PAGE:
- Religion: Amidst the Muslim Ottoman Empire and the Catholic Polish-Lithuanian Commonwealth, the predominantly Orthodox Right-Bank Ukraine was a “safe world” frontier for the Muscovite state. To avert potential alliances between the Kozaks and enemy states, Peter I resettled them as far from the borders as possible.
- Politics: Right-Bank Ukraine was a hub for anti-Russian sentiment, with its inhabitants seeing Russian influence as a threat to their cultural and political identity. Deportation was a tactic to centralize power and reduce local elite autonomy.
- Economy: The relocation facilitated the development of new regions, exploiting the labor and resources of Right-Bank Ukraine to strengthen the imperial economy. This strategy extended beyond territorial control to economic gain.
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The forced displacement of Kozaks and their families from Right-Bank Ukraine also related to political shifts following the 1709 Battle of Poltava. This battle altered the region’s the military-political dynamics, bolstering Russia and weakening Sweden.
Post-Poltava, the Swedish King, Charles XII, took refuge in Bender (Moldavia) and continued plotting against Russia. Right-Bank Ukraine was pivotal in his plans, involving forces led by Hetman Pylyp Orlyk, allied Kozaks, Tatars, and the Polish army.
Pylyp Orlyk, who succeeded Ivan Mazepa as Hetman, emerged as a key political and military leader, gaining widespread support among Ukrainians. In exile, he formed a government, and on April 5, 1710, together with senior military officers, authored “The Treaties and Resolutions of the Rights and Freedoms of the Zaporozhian Army,” often hailed as the first Constitution of Ukraine. This document was a significant step in expressing the Ukrainian people’s political and legal goals.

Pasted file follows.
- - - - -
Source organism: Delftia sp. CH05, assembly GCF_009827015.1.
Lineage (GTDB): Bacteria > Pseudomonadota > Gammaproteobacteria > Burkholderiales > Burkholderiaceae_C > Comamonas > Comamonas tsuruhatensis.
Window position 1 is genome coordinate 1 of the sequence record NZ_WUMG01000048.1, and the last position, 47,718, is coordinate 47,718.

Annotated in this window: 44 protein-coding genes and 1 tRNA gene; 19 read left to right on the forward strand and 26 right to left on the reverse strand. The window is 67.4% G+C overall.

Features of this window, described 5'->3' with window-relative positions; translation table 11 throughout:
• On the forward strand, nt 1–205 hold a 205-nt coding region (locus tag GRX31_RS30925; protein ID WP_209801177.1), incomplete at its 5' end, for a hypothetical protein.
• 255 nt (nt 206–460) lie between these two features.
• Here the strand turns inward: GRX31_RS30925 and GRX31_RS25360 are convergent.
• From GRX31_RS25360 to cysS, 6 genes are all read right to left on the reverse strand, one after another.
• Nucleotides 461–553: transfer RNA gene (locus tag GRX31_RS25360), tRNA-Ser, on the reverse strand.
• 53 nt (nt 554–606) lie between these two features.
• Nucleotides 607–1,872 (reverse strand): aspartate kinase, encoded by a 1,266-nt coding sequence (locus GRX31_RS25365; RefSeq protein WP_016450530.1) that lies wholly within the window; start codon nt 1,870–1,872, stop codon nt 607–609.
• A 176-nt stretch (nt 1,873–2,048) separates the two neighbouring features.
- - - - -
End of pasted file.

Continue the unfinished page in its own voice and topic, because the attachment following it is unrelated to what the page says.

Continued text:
The concept of independence resonated with segments of the Ukrainian elite and peasantry, offering promises of political and cultural autonomy, and protection from foreign domination.
In 1711, Pylyp Orlyk mobilized an army, heading to Right-Bank Ukraine to reinstate legitimate Kozak governance. His campaign attracted widespread support, including nearly all Right-Bank Kozak regiments. Despite this backing, Orlyk’s bid for an independent state faced challenges: external influences from powers like Russia and the Polish-Lithuanian Commonwealth, internal divisions, lack of a unified authority, and limited military resources impeded the unification of Ukrainian lands.